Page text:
Holding a copy of the bill in his hands, Sessions compared it to how the Affordable Care Act of 2010 was passed. In discussing the legislative process that led to Obamacare, Sessions said, “We were told, ‘Well, you gotta pass it to find what’s in it.’ “
The senator was referencing a remark by U.S. Rep. Nancy Pelosi during the debate over health-care reform. She indeed did say, “But we have to pass the bill so that you can find out what’s in it.” The quote spread like wildfire among Obamacare opponents, for whom the soundbite sounded like the back of the hand of an elitist lawmaker.
However, that’s not all she said. The fuller quote went this way:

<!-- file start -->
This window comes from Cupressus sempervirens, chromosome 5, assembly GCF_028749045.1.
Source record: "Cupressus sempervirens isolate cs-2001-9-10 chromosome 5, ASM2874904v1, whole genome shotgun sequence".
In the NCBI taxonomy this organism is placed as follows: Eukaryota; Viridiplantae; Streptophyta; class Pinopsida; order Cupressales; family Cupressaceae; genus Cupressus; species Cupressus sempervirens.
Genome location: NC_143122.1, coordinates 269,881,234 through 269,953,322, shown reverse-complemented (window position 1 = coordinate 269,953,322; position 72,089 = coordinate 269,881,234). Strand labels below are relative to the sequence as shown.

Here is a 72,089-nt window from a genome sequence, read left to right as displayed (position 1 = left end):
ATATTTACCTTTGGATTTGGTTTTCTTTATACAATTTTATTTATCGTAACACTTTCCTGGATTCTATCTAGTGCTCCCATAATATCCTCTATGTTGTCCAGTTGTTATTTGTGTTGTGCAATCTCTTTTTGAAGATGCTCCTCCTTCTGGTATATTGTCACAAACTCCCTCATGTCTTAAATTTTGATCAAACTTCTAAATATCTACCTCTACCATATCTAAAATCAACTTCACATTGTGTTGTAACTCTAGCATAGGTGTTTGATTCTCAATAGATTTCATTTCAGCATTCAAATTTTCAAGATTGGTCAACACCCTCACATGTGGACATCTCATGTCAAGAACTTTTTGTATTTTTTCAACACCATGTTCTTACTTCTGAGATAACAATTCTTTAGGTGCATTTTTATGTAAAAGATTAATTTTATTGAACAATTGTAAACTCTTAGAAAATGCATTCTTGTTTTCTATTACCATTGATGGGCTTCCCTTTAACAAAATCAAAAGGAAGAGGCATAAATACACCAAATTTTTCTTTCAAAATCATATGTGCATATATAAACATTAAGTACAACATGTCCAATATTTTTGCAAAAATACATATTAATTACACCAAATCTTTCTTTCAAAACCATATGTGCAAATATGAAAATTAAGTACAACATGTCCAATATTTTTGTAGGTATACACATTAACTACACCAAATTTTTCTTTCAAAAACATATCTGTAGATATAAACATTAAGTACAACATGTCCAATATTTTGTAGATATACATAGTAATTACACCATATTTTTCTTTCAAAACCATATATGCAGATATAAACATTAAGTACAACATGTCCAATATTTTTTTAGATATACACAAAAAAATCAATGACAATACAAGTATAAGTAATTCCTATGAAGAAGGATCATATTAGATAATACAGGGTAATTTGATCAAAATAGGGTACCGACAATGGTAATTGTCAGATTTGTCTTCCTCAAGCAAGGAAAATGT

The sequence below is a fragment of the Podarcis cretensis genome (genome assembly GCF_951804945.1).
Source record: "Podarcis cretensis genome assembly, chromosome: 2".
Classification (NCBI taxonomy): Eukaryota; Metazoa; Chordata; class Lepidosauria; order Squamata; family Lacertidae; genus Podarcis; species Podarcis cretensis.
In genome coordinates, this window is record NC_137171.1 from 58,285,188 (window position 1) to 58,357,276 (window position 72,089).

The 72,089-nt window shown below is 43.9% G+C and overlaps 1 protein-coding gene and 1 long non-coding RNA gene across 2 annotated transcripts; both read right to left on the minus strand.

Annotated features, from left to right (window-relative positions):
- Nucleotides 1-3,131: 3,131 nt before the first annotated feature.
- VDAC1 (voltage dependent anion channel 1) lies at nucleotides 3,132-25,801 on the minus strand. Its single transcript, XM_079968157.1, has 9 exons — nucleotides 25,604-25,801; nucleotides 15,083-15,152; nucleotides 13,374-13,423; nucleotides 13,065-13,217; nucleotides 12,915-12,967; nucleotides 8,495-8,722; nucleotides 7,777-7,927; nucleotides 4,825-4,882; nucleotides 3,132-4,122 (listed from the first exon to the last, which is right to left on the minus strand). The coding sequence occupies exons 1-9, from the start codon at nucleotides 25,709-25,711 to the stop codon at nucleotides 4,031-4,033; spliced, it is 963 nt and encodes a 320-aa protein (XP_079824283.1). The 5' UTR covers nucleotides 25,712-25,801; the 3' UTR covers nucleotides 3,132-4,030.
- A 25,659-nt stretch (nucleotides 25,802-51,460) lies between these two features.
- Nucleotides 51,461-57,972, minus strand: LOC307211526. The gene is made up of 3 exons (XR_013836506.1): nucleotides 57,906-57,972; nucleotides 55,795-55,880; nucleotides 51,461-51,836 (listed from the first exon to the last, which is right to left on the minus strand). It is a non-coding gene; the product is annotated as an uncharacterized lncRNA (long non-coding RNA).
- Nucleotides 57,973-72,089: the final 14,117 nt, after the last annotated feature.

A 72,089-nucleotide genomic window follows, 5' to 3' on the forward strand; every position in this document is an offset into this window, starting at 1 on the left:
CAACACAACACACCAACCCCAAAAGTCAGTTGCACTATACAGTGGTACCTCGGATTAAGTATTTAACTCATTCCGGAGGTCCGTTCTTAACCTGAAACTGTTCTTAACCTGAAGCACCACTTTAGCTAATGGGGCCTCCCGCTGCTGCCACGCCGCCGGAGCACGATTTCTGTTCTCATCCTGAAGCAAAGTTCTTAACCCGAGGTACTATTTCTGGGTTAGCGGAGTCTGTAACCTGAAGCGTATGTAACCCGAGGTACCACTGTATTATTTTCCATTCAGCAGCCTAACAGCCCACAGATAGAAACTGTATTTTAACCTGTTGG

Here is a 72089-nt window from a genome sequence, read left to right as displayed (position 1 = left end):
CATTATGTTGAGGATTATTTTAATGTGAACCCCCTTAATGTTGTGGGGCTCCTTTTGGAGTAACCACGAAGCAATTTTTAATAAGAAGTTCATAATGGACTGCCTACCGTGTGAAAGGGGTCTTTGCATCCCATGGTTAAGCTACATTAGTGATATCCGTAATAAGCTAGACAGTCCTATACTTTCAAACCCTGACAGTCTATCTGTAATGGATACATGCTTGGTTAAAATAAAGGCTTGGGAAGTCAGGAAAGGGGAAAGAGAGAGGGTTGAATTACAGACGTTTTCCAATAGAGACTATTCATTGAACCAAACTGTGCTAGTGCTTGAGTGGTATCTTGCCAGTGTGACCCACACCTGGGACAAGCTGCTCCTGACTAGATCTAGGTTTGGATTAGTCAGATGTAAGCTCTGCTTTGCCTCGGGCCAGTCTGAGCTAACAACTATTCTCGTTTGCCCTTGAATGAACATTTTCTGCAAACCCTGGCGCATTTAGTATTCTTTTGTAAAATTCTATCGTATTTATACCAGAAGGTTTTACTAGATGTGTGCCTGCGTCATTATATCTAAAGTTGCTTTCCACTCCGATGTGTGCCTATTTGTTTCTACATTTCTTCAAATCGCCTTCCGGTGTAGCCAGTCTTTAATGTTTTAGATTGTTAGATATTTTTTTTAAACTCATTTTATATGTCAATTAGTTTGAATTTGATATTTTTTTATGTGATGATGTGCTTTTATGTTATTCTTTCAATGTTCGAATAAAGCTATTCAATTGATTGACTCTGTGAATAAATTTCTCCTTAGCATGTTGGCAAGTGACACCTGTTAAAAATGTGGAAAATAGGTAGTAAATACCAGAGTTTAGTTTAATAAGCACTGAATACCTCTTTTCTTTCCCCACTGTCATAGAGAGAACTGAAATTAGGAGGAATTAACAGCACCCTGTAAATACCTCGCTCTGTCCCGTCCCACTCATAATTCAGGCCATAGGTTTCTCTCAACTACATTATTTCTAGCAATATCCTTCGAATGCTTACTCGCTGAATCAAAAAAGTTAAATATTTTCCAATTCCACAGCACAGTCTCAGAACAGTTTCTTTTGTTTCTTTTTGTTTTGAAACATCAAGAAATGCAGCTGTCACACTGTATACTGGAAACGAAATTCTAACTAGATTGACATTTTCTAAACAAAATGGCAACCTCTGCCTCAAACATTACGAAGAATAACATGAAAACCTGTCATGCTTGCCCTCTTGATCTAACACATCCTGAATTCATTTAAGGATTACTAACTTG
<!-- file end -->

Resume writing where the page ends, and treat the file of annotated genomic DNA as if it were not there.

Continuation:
”You’ve heard about the controversies within the bill, the process about the bill, one or the other. But I don’t know if you have heard that it is legislation for the future, not just about health care for America, but about a healthier America, where preventive care is not something that you have to pay a deductible for or out of pocket. Prevention, prevention, prevention — it’s about diet, not diabetes. It’s going to be very, very exciting. But we have to pass the bill so that you can find out what’s in it, away from the fog of the controversy.”
Was it a savvy way for a politician to describe the process? Not at all, especially the part about passing the bill to find out what’s in it.
However, and this point extends far beyond Sen. Sessions and his throwaway line in the middle of a lengthy debate, politicians are often the biggest sticklers for putting their own words into the proper context. Often though, that’s not the case when it comes to the words of others.